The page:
Tags: Fed | banks | independent | GWU

Fed's Image Is Burnished at GWU — Part III

By    |   Friday, 20 Dec 2013 06:54 AM

The third panel on the state of the Federal Reserve held at George Washington University (GWU) on Dec. 13 was titled "The Federal Reserve's Balancing Act: Can the Central Bank be both Independent and Accountable to Congress and the Country?"

Five panelists, including a member of the House Financial Services Committee who is not on the Monetary Policy Subcommittee, discussed this topic, and the last panelist was by far the most interesting.

Rep. Jim Himes, D-Conn., endorsed both the GWU project to develop an online course on the Fed and the study Rep. Jeb Hensarling, R-Texas, has announced will be conducted by the House Financial Services Committee.

Himes chided opponents of the bank bailouts on both the left and right for not accepting the fact that monetary policy (and evidently, bank bailout policy) needs to be made "in an uncomfortable way," because it is too sensitive for elected officials who don't fully understand how the financial system works. He expressed hope that the studies will improve this understanding.

Unlike former Vice Chairman Donald Kohn on the previous panel, Himes fingered the loose monetary policy of the Fed at the turn of the 2000s as helping to generate a financial bubble while the regulators sat by.

Former Federal Reserve Governor Susan Phillips, now a professor at GWU, defended the fed as independent and urged Congress to continue to defer to the Fed, on the ground that the Fed needs to have flexibility to respond to crises that present themselves in varying forms.

Al Broaddus, former president of the Federal Reserve Bank of Richmond, elaborated on Phillips' argument, acknowledging that some changes in the structure of the Fed might be in order, but urging Congress to proceed cautiously in changing the balance between Hamiltonian and Jeffersonian principles that has evolved. Broaddus approves of changes such as the centralization of business functions, as the system has adopted a single IT system and has centralized other functions in specific regional Fed banks.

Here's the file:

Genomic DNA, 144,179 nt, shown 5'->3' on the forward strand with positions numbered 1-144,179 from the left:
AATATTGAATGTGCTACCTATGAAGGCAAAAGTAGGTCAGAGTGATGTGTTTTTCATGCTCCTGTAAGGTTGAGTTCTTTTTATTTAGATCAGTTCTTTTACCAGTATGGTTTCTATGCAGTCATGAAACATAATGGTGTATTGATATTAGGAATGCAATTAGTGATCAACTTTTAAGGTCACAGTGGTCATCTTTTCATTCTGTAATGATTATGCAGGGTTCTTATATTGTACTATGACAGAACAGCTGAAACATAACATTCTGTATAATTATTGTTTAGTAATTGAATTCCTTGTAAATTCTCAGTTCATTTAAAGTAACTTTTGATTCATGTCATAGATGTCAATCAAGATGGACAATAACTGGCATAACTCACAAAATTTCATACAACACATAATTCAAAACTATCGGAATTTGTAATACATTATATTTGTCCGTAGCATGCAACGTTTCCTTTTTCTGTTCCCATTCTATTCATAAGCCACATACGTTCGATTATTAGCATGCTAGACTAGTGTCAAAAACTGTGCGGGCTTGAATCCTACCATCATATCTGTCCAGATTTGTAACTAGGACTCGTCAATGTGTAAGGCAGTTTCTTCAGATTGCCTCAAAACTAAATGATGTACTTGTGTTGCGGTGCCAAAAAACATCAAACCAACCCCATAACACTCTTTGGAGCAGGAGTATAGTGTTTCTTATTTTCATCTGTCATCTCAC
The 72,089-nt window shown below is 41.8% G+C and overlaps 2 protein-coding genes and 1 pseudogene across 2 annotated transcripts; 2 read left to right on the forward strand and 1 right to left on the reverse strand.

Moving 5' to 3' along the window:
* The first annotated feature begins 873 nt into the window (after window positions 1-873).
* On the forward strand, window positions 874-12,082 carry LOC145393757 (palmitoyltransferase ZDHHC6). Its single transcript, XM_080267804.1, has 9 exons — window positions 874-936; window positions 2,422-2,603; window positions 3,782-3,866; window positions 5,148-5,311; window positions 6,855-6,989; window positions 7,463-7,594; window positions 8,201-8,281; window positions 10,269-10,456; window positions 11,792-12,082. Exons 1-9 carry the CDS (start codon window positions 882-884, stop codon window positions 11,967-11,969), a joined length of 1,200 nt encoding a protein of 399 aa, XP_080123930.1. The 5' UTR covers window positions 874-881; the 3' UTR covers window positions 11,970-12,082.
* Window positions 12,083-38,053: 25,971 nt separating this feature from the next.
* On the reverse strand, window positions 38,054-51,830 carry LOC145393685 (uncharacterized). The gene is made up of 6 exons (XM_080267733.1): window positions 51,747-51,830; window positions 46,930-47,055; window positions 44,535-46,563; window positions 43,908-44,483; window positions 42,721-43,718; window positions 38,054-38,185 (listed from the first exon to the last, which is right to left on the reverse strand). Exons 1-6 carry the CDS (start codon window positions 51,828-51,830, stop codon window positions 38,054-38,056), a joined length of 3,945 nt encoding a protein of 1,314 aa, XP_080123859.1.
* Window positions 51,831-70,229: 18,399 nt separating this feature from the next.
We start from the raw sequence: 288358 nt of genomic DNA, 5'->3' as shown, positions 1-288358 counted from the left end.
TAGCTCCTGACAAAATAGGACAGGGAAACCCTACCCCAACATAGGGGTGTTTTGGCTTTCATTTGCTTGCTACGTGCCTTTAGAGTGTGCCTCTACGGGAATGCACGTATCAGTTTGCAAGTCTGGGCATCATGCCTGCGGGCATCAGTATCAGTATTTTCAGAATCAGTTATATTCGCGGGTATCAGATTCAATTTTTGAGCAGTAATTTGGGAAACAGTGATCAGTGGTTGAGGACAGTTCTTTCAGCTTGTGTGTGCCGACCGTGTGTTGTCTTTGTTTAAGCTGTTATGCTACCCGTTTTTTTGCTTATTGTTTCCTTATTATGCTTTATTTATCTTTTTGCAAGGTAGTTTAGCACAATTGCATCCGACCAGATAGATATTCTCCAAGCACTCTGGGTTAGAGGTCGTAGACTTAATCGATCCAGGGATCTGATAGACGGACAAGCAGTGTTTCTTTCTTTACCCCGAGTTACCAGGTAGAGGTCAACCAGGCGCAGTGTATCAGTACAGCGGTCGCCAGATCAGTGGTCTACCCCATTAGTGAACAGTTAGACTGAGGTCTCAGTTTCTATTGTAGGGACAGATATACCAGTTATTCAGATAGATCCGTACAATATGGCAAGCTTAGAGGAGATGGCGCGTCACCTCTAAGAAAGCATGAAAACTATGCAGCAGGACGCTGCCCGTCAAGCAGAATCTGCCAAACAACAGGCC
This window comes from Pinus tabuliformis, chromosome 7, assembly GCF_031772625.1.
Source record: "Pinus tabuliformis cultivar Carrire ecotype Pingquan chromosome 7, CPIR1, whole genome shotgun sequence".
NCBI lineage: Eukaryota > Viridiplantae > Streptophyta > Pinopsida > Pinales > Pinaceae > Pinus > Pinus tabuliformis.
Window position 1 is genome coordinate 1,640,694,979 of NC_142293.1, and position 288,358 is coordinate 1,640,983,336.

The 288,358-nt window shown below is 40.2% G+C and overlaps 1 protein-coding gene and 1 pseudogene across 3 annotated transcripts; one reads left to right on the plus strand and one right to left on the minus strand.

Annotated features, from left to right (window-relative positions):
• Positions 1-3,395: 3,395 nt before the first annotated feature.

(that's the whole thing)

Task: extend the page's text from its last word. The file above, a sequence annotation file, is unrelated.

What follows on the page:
While he recognized that the number of regional Feds could be reduced in the name of efficiency, and the boundaries of the regions might be adjusted, Broaddus insisted that 12 is the right number and that the current structure allows the regional presidents to keep in touch with their constituents.

Sarah Binder, a professor of political science at GWU and a senior fellow at the Brookings Institution, found that there is a tendency to overestimate the significance of Fed independence and to underestimate the role of politics, given that the Fed is a political institution. (The late Robert Weintraub, who conceived the Humphrey-Hawkins Act in an effort to hold the Fed accountable for monetary policy, used to say that if the Fed were not a political institution, it would have been located in Colorado Springs rather than in Washington.)

Peter Conti-Brown, an academic fellow at Stanford University's Rock Center of Corporate Governance, considered the roles of the law, and especially of personalities, in the evolution of the Fed, as it sought to balance private and public interests, as well as centralization versus decentralization.

Conti-Brown accused the Fed of lying to him when it presented him with a mug marking the 100th anniversary of the Fed. In his view, the Fed as we know it was actually founded in 1935, when it was restructured under the leadership of Marriner Eccles, and then again in 1951, under the unwritten "Accord" with the Truman administration that was supposed to relieve the Fed of the obligation to ease the ability of the Treasury to finance the government's debt.

(Archived video can be found here.)

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Robert-Feinberg
The third panel on the state of the Federal Reserve held at George Washington University (GWU) on Dec. 13 was titled "The Federal Reserve's Balancing Act: Can the Central Bank be both Independent and Accountable to Congress and the Country?"
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Friday, 20 Dec 2013 06:54 AM
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